A USB or network port is more sophisticated, and arranges the data bytes in packets of, say, 1k bytes, which are sent in a form which is self clocking, that is, there is a transition within each bit (1 or 0), so each can be picked up individually. An error correction code follows the data which allows mistakes to be corrected, rather just detected. This reduces the need for retransmission of incorrectly received data, as required by simple error detection. Addressing information preceding the data allows multiple receivers to be used.


The PIC 16F877, in common with most current MCUs, does not have USB or network interfaces built in, so we can avoid detailed consideration of these complex protocols. It does nevertheless have a good selection of other interfaces, which will be discussed in detail and sample programs provided.




1.2          PIC 16F877 Architecture


Microcontrollers contain all the components required for a processor system in one chip: a CPU, memory and I/O. A complete system can therefore be built using one MCU chip and a few I/O devices such as a keypad, display and other interfacing circuits. We will now see how this is done in practice in our typical microcontroller.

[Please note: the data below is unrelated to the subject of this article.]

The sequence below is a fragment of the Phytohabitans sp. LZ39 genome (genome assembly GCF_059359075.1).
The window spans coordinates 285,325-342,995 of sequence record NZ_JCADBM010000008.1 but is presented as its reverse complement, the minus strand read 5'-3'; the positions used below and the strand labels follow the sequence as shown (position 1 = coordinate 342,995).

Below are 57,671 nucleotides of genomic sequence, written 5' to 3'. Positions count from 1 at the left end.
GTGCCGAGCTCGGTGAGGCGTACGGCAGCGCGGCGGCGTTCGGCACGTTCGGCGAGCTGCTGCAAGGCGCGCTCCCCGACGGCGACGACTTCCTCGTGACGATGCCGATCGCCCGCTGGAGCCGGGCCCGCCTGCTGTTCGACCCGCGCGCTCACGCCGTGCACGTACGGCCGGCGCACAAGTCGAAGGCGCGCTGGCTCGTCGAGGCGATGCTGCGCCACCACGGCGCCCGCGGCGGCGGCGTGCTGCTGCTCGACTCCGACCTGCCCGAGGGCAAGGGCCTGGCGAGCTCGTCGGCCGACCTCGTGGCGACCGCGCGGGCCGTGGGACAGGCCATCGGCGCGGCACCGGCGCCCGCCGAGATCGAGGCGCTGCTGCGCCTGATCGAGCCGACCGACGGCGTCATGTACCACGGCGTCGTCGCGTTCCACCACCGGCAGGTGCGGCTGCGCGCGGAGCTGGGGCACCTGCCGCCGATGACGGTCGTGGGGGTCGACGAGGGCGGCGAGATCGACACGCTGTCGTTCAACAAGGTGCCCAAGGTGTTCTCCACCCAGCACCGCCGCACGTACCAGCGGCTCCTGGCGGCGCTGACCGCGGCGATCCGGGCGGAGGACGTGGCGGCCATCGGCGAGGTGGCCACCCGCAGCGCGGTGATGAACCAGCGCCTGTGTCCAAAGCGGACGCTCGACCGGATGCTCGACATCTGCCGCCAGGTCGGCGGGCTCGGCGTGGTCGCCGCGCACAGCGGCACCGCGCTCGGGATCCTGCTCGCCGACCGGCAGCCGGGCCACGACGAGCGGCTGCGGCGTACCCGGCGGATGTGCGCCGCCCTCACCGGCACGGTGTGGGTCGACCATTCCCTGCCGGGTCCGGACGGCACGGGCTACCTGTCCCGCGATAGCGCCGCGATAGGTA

1.2.1       PIC 16F877 Pin Out


Let us first consider the pins that are seen on the IC package, and we can then discover how they relate the internal architecture. The chip can be obtained in different packages, such as conventional 40-pin DIP (Dual In-Line Package), square surface mount or socket format. The DIP version is recommended for prototyping, and is shown in Figure 1.01.


Figure 1.4                      PIC 16F877 pin out



Reset = 0, Run = 1





Port B, Bit 7 (Prog. Data, Interrupt)

Port A, Bit 0 (Analogue AN0)





Port B, Bit 6 (Prog. Clock, Interrupt))

Port A, Bit 1 (Analogue AN1)





Port B, Bit 5 (Interrupt)

Port A, Bit 2 (Analogue AN2)





Port B, Bit 4 (Interrupt)

Port A, Bit 3 (Analogue AN3)





Port B, Bit 3 (LV Program)

Port A, Bit 4 (Timer 0)





Port B, Bit 2

Port A, Bit 5 (Analogue AN4)





Port B, Bit 1

Port E, Bit 0 (AN5, Slave control)





Port B, Bit 0 (Interrupt)

Port E, Bit 1 (AN6, Slave control)





+5V Power Supply

Port E, Bit 2 (AN7, Slave control)





0V   Power Supply

+5V Power Supply





Port D, Bit 7 (Slave Port)

0V Power Supply





Port D, Bit 6 (Slave Port)

(CR clock) XTAL circuit





Port D, Bit 5 (Slave Port)

XTAL circuit





Port D, Bit 4 (Slave Port)

Port C, Bit 0 (Timer 1)





Port C, Bit 7 (Serial Ports)

Port C, Bit 1 (Timer 1)





Port C, Bit 6 (Serial Ports)

Port C, Bit 2 (Timer 1)